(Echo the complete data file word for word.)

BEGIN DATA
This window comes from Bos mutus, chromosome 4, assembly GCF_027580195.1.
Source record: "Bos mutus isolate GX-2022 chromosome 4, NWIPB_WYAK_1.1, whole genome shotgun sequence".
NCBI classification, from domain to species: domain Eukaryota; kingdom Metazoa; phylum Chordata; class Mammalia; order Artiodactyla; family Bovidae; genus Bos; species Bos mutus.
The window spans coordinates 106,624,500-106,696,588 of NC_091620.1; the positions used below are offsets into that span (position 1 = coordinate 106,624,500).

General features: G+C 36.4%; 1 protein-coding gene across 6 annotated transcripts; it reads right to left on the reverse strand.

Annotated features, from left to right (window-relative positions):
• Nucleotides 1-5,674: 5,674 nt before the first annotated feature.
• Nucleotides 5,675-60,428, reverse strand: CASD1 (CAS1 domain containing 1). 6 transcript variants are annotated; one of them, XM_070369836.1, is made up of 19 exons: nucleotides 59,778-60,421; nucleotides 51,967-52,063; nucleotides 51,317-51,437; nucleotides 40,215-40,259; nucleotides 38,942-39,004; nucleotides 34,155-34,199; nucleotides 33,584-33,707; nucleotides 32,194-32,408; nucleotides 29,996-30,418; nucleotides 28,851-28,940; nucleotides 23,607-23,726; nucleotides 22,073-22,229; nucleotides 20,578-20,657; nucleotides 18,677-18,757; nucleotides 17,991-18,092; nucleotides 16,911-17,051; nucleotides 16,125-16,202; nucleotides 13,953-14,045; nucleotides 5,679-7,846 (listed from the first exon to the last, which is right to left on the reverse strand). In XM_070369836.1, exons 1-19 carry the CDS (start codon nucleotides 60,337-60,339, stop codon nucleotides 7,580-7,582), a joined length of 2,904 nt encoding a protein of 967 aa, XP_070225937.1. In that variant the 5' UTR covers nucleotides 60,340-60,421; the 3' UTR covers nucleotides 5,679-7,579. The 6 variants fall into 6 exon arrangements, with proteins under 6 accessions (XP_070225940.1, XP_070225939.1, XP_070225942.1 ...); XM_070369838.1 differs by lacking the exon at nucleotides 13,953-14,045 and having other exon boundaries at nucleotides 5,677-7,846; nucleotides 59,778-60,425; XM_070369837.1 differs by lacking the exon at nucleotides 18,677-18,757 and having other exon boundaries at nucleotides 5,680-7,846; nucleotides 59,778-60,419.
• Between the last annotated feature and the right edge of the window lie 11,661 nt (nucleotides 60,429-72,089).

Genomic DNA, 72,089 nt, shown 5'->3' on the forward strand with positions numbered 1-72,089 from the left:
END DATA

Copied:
This window comes from Bos mutus, chromosome 4, assembly GCF_027580195.1.
Source record: "Bos mutus isolate GX-2022 chromosome 4, NWIPB_WYAK_1.1, whole genome shotgun sequence".
NCBI classification, from domain to species: domain Eukaryota; kingdom Metazoa; phylum Chordata; class Mammalia; order Artiodactyla; family Bovidae; genus Bos; species Bos mutus.
The window spans coordinates 106,624,500-106,696,588 of NC_091620.1; the positions used below are offsets into that span (position 1 = coordinate 106,624,500).

General features: G+C 36.4%; 1 protein-coding gene across 6 annotated transcripts; it reads right to left on the reverse strand.

Annotated features, from left to right (window-relative positions):
• Nucleotides 1-5,674: 5,674 nt before the first annotated feature.
• Nucleotides 5,675-60,428, reverse strand: CASD1 (CAS1 domain containing 1). 6 transcript variants are annotated; one of them, XM_070369836.1, is made up of 19 exons: nucleotides 59,778-60,421; nucleotides 51,967-52,063; nucleotides 51,317-51,437; nucleotides 40,215-40,259; nucleotides 38,942-39,004; nucleotides 34,155-34,199; nucleotides 33,584-33,707; nucleotides 32,194-32,408; nucleotides 29,996-30,418; nucleotides 28,851-28,940; nucleotides 23,607-23,726; nucleotides 22,073-22,229; nucleotides 20,578-20,657; nucleotides 18,677-18,757; nucleotides 17,991-18,092; nucleotides 16,911-17,051; nucleotides 16,125-16,202; nucleotides 13,953-14,045; nucleotides 5,679-7,846 (listed from the first exon to the last, which is right to left on the reverse strand). In XM_070369836.1, exons 1-19 carry the CDS (start codon nucleotides 60,337-60,339, stop codon nucleotides 7,580-7,582), a joined length of 2,904 nt encoding a protein of 967 aa, XP_070225937.1. In that variant the 5' UTR covers nucleotides 60,340-60,421; the 3' UTR covers nucleotides 5,679-7,579. The 6 variants fall into 6 exon arrangements, with proteins under 6 accessions (XP_070225940.1, XP_070225939.1, XP_070225942.1 ...); XM_070369838.1 differs by lacking the exon at nucleotides 13,953-14,045 and having other exon boundaries at nucleotides 5,677-7,846; nucleotides 59,778-60,425; XM_070369837.1 differs by lacking the exon at nucleotides 18,677-18,757 and having other exon boundaries at nucleotides 5,680-7,846; nucleotides 59,778-60,419.
• Between the last annotated feature and the right edge of the window lie 11,661 nt (nucleotides 60,429-72,089).

Genomic DNA, 72,089 nt, shown 5'->3' on the forward strand with positions numbered 1-72,089 from the left: